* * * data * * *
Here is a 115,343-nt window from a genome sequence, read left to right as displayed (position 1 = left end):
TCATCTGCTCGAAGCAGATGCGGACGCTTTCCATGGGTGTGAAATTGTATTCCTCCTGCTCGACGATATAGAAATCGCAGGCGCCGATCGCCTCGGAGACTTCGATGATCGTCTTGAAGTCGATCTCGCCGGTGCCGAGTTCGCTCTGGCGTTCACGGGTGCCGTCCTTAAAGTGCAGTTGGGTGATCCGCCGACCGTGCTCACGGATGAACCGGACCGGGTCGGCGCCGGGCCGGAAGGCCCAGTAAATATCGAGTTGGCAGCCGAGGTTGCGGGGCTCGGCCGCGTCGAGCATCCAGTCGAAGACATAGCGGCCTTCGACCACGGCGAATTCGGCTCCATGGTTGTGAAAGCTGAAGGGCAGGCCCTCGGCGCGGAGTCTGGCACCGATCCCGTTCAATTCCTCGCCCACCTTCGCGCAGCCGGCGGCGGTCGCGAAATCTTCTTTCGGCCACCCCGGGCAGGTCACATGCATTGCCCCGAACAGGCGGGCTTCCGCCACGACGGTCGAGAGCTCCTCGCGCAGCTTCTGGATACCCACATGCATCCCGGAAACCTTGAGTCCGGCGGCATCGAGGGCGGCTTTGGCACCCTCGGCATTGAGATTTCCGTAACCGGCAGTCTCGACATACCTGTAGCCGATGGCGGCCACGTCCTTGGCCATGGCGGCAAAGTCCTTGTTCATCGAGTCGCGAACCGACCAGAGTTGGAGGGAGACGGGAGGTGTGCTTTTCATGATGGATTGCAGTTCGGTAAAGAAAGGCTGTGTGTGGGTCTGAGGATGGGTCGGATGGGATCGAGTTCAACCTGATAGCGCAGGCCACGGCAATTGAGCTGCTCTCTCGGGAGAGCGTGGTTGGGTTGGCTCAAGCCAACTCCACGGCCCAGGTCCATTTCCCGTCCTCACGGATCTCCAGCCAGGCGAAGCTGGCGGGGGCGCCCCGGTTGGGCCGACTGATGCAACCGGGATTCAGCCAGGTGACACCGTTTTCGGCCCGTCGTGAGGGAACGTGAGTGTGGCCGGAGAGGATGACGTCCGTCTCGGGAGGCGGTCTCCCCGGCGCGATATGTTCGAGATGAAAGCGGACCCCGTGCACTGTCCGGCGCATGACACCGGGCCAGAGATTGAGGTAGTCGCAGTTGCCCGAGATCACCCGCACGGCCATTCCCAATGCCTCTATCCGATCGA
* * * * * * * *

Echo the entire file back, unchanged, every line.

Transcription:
Here is a 115,343-nt window from a genome sequence, read left to right as displayed (position 1 = left end):
TCATCTGCTCGAAGCAGATGCGGACGCTTTCCATGGGTGTGAAATTGTATTCCTCCTGCTCGACGATATAGAAATCGCAGGCGCCGATCGCCTCGGAGACTTCGATGATCGTCTTGAAGTCGATCTCGCCGGTGCCGAGTTCGCTCTGGCGTTCACGGGTGCCGTCCTTAAAGTGCAGTTGGGTGATCCGCCGACCGTGCTCACGGATGAACCGGACCGGGTCGGCGCCGGGCCGGAAGGCCCAGTAAATATCGAGTTGGCAGCCGAGGTTGCGGGGCTCGGCCGCGTCGAGCATCCAGTCGAAGACATAGCGGCCTTCGACCACGGCGAATTCGGCTCCATGGTTGTGAAAGCTGAAGGGCAGGCCCTCGGCGCGGAGTCTGGCACCGATCCCGTTCAATTCCTCGCCCACCTTCGCGCAGCCGGCGGCGGTCGCGAAATCTTCTTTCGGCCACCCCGGGCAGGTCACATGCATTGCCCCGAACAGGCGGGCTTCCGCCACGACGGTCGAGAGCTCCTCGCGCAGCTTCTGGATACCCACATGCATCCCGGAAACCTTGAGTCCGGCGGCATCGAGGGCGGCTTTGGCACCCTCGGCATTGAGATTTCCGTAACCGGCAGTCTCGACATACCTGTAGCCGATGGCGGCCACGTCCTTGGCCATGGCGGCAAAGTCCTTGTTCATCGAGTCGCGAACCGACCAGAGTTGGAGGGAGACGGGAGGTGTGCTTTTCATGATGGATTGCAGTTCGGTAAAGAAAGGCTGTGTGTGGGTCTGAGGATGGGTCGGATGGGATCGAGTTCAACCTGATAGCGCAGGCCACGGCAATTGAGCTGCTCTCTCGGGAGAGCGTGGTTGGGTTGGCTCAAGCCAACTCCACGGCCCAGGTCCATTTCCCGTCCTCACGGATCTCCAGCCAGGCGAAGCTGGCGGGGGCGCCCCGGTTGGGCCGACTGATGCAACCGGGATTCAGCCAGGTGACACCGTTTTCGGCCCGTCGTGAGGGAACGTGAGTGTGGCCGGAGAGGATGACGTCCGTCTCGGGAGGCGGTCTCCCCGGCGCGATATGTTCGAGATGAAAGCGGACCCCGTGCACTGTCCGGCGCATGACACCGGGCCAGAGATTGAGGTAGTCGCAGTTGCCCGAGATCACCCGCACGGCCATTCCCAATGCCTCTATCCGATCGA